In the end, it appears that the Hip-Hop (Gangsta Rap) does not like women at all, to objectify them as trophy pieces  or, as in the contemporary vernacular, as chickenheads, baby mamas, or bitches.23 “But just like it was unfair to demonize men of color during the 1960’s solely as wild-eyed radicals” whenever they fought for their rights, it is also wrong to dismiss Hip-Hop without taking into account the ways in which the record labels exploit the ignorance of the young artists, which has lead to this current state of affairs.24

And anyone who speaks against these misogynistic fantasies and offers an alternative solution is labeled as the enemy. There is nothing new about violence, homophobia, and materialism. The issue is wanting to put an end to it and not recognizing it. We must remember that the explanation for sexism is socioeconomics in the Hip-Hop world, and that it is used as a way to silence anyone who critiques the culture. It also gives you the clear understanding of why the misogynistic objectification of women of color in Hip-Hop is so elusive and why we are not able to understand it and destroy it. Hip-Hop (Gangsta Rap) completely ignores the fact that women too are raised in these poverty-stricken environments filled with violence, and are left to raise their children in these conditions as well.25

Hip-Hop and Gangsta Rap owe all of their success to the ideology of hating women. It perpetuates and reaps the benefits of objectification. Sexism and homophobia saturate the culture of hip-hop, and any deviation from these forms of bigotry is made marginal to its lucrative and dominant expression.26 There are not many artists who will dare to stand up for equality and respect between the sexes through their lyrics, because of the backlash they will receive. 27

We can not continue to be duped as to why Hip-Hop is the way it is, which amounts to an argument as to why should we consume and celebrate genocidal tendencies created by Hip-Hop, and continue to allow the artist to benefit from its tragic results in the communities. However, as long as the wealthy record label owners can create hateful and violent lyrics for poor black boys, as long as there is an agreement that the common enemy is the female and that their power resides in a mans sex organ, women must not hesitate to declare war on the industry that has declared war on them.28

If the terms for winning are the degrading of women of color, it makes you wonder if any women were at the table when this deal went down. When did women agree to be dehumanized, humiliated, and made invisible? Rather than pretending to explain away the sexism of the Hip-Hop culture, why hasn’t the industry come clean? in the end it really doesn’t matter how women of color are treated. Sexism is the key to mainstream acceptability, and these record label executives know this. It’s obvious that if these are the terms for the creativity of people of color, women of color are the ultimate losers. This is exactly how these self-proclaimed thugs, players, and hip-intellectuals want women to be: on their backs and pledging allegiance to the Hip-Hop World. 29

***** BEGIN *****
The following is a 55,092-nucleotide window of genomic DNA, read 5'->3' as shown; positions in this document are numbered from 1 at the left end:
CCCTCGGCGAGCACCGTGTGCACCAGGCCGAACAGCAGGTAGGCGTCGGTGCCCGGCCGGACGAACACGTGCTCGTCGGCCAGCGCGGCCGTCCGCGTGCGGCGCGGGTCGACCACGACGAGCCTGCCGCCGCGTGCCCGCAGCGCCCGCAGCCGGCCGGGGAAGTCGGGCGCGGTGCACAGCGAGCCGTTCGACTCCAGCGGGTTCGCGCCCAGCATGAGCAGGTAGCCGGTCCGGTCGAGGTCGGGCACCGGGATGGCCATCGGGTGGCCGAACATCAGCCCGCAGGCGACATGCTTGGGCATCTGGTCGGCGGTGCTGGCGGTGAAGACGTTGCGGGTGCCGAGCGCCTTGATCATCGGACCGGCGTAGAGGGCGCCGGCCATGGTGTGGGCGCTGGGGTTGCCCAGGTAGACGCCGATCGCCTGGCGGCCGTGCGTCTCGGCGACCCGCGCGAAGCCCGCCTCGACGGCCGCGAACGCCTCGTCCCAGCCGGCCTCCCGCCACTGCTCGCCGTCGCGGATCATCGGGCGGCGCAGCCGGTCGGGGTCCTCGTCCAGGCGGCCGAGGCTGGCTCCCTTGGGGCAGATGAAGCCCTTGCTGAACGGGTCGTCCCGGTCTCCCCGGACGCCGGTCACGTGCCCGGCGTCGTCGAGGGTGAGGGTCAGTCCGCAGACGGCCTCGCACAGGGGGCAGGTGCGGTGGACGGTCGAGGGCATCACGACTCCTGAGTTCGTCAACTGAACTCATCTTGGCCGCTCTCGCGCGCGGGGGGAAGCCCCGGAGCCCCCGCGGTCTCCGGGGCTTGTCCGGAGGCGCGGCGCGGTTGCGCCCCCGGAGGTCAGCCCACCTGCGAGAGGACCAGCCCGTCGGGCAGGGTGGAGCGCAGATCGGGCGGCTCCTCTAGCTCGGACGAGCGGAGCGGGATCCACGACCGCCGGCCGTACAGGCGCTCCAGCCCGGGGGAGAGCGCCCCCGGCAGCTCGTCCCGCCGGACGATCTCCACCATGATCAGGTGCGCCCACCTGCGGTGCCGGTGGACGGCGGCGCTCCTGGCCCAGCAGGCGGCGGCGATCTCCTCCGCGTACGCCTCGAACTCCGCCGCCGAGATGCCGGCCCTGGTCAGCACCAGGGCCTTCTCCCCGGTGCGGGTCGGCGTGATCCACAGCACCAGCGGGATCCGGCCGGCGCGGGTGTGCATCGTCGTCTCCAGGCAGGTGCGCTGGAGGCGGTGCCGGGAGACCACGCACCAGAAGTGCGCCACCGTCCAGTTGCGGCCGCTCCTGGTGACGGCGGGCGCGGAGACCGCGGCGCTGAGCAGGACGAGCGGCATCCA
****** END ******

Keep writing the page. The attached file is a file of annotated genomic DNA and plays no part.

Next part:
If we all stood together and took a stand to condemn women-hating as the enemy of our communities, Hip-Hop would be forced to look at itself and change quickly and consistently. Hip-Hop would no longer be marketable in a way that the record label executives celebrate. “As things stand, it’s all about the Benjamins on every level of the culture. And [women of color] are being thugged and rubbed all the way to the bank.”30

Tupac on supporting the real. Courtesy of UnreleasedMuuzik

Mark: 8:36- “For What shall it profit a man, if he shall gain the world, and lose his own soul?”

First and foremost, praises to God Almighty, for showering me with his blessings and guiding me spiritually throughout this entire research project.

I would like to express my gratitude to the following individuals for helping me throughout this entire process. I would like to thank Daniela Durán, my tutor, for her knowledge and expertise throughout the proposal stage and the drafting stage, and for engaging in my ideas for creating a great article. I would also like to thank Allison Magera (tutor) for helping organize my ideas and for engaging in my passion on my article. I would also like to thank Dr. Meghann Peace for the encouragement and the overall support on the topics that I’ve taken up because these are topics that are largely avoided. Lastly, I want to thank Dr. Bradford Whitener for his support as well, but most of all for helping me become a better writer and for his patience with me on the entire process.

I would also like to acknowledge the great men and women who fought for equality for all and have influenced me:

Dr. Harry Blake,  Bro. Willie Isaac, Tom Mboya, Dr. Martin Luther King, Dr. Wyatt T. Walker, Medgar Evers, H-Rap Brown, Fred Hampton, Huey Newton, Elton Chatman Sr., John Lewis, Fannie Lou Hamer, Rev. C.T. Vivian, Dr. Ben Yosef-Jochannan, Malcolm X